Spanish – Who would even side with a child rapist? Common sense dictates that no one would. At least no one in a decent mental state and who has the bare minimum empathy. But in Colombia, the country where the worst murderers of history have ten seats in the parliament, some members of Congress have decided that the regular justice system should not prosecute sexual misconduct against a minor “committed in the bounds of armed conflict.” Instead, the rapists will benefit from transitional justice.
The country plunged into chaos with the strike that began on 21st November. Amid the lootings, deaths, burglaries that have only now started to wane, Colombians soon forgot what happened in Congress on 18th November. But the gravity of the situation demands that we turn our attention back to it and reflect on the power of the FARC and the bleak future of the country if we don’t make radical and urgent changes.
Because of the agreement signed in Cuba between Juan Manuel Santos and the FARC, sexual offenses against minors, committed by FARC guerrillas, will not be judged by the ordinary courts but will go to the JEP, the transitional justice that as we all know, and as Rodrigo Londoño, leader of the FARC, has openly said, is a court “created by the insurgents themselves.”
The maximum sentence for rape in Colombia is 60 years in the ordinary justice system. In the transitional justice system, however, if the offender confesses, the maximum sentence is eight years after which the rapist will be released from prison.
What punishment can we expect the rapist guerillas to get at a tribunal “made by the same guerillas.” We don’t know because they haven’t said anything. The JEP has also considered restorative justice and other alternatives to imprisonment. So we don’t know, for example, if they will put the rapists out on the streets to pay for their crimes. The only thing we know that if there is an admission of guilt, the maximum sentence is eight years after which the rapists will be released.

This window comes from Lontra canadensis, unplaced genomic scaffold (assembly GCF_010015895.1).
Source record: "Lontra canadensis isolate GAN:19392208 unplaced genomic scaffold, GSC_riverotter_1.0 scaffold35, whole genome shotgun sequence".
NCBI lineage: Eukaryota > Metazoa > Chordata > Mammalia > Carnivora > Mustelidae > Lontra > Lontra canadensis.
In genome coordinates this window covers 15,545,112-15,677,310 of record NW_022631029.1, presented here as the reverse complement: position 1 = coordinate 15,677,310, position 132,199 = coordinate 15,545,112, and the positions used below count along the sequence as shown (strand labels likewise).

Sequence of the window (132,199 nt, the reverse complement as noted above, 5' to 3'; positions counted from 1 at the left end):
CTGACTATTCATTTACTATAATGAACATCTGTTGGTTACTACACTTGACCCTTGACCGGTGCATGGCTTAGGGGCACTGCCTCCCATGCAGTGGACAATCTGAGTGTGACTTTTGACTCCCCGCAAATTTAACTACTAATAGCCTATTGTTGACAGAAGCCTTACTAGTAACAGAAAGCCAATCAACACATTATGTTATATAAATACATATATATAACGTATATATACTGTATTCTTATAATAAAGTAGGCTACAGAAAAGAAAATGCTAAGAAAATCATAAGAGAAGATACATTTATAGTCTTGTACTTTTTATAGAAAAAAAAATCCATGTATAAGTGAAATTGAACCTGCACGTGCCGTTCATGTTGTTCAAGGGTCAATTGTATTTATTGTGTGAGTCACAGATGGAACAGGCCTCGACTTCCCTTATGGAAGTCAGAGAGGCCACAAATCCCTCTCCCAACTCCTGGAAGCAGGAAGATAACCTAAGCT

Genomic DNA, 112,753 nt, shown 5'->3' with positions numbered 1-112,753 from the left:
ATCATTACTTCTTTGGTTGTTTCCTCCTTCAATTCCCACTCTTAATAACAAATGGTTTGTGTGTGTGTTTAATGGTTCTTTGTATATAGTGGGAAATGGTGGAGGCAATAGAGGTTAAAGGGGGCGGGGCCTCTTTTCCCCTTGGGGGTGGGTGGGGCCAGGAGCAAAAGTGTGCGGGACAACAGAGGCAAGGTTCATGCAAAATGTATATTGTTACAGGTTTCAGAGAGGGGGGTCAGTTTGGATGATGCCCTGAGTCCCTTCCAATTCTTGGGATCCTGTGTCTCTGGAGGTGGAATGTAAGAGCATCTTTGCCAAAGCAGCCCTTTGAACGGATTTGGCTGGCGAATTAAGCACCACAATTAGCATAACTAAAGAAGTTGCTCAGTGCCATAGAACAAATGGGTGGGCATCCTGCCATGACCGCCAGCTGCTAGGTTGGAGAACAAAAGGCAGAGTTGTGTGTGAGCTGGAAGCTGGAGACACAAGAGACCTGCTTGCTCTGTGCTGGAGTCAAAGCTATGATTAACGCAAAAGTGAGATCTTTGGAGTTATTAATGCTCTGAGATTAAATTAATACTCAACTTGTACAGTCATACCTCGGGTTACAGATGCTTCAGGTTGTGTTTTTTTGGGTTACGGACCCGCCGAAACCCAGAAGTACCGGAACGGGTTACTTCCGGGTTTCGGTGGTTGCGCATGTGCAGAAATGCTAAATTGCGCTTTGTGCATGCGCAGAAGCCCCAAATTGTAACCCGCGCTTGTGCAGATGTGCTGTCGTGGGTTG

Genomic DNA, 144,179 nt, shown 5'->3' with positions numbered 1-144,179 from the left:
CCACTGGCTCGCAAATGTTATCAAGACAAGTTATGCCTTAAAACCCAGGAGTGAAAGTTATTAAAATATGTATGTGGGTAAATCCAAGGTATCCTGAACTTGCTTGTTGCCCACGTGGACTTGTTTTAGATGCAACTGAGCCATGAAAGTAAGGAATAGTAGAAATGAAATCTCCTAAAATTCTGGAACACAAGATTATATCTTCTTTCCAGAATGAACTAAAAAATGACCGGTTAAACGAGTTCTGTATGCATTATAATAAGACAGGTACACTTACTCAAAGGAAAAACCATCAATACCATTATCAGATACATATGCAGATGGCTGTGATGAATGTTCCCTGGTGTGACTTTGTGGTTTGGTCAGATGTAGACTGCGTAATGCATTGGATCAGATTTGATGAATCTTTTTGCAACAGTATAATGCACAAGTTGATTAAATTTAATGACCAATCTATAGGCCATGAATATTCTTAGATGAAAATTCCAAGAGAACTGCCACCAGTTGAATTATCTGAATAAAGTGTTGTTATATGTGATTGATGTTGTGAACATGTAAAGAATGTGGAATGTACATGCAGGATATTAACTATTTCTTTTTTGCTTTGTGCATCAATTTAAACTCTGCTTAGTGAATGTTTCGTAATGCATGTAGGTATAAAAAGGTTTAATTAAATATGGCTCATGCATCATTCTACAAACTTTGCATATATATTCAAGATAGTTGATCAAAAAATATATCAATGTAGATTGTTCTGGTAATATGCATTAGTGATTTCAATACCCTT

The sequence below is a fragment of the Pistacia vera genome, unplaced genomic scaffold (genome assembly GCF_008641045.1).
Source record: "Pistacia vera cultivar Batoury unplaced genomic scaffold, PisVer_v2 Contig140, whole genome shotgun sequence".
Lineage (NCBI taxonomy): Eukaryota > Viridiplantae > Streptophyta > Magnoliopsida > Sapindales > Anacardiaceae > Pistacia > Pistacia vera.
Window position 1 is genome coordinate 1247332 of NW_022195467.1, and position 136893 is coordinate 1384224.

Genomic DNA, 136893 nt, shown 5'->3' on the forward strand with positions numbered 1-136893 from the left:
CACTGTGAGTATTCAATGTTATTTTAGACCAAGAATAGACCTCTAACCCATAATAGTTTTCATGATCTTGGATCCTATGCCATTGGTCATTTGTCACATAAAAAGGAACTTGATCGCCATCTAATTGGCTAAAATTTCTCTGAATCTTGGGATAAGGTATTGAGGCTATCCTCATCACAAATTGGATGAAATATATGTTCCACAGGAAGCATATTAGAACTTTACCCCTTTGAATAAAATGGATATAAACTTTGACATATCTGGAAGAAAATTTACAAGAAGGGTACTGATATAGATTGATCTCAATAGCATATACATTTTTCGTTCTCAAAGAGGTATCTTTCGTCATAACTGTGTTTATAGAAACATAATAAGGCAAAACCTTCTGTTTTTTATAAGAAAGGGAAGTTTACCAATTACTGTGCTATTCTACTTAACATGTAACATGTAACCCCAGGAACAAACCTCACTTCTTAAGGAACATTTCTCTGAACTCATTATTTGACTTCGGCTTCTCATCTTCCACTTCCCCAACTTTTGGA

A few weeks ago, Ivan Duque’s government proposed constitutional reform, whereby, in future “peace agreements” with terrorist groups, sexual offenses against minors will be excluded from the benefits of the transitional justice system. However, this reform did not pass in Congress.
As a result, the crime of raping children will still be treated with special consideration. Is the rape of a minor political crime? Is it essential to rape children to advance socialism?
For obvious reasons, children have a special protection status in the Colombian constitution, and there must be stringent punishments for crimes against humanity. However, in Colombia, in violation of the constitution, if the perpetrators of sexual crimes against minors are guerrillas, they get incredible benefits.
If Rafael Uribe Noguera, the rapist and murderer of the girl Yuliana Samboni, had said that he was a guerrilla, he would not be imprisoned and sentenced to more than 50 years in prison; he would be free. He could even be a politician and speak at conferences. The JEP would investigate Uribe Noguera, and we would be waiting to see if that transitional justice would give him the maximum sentence of eight years.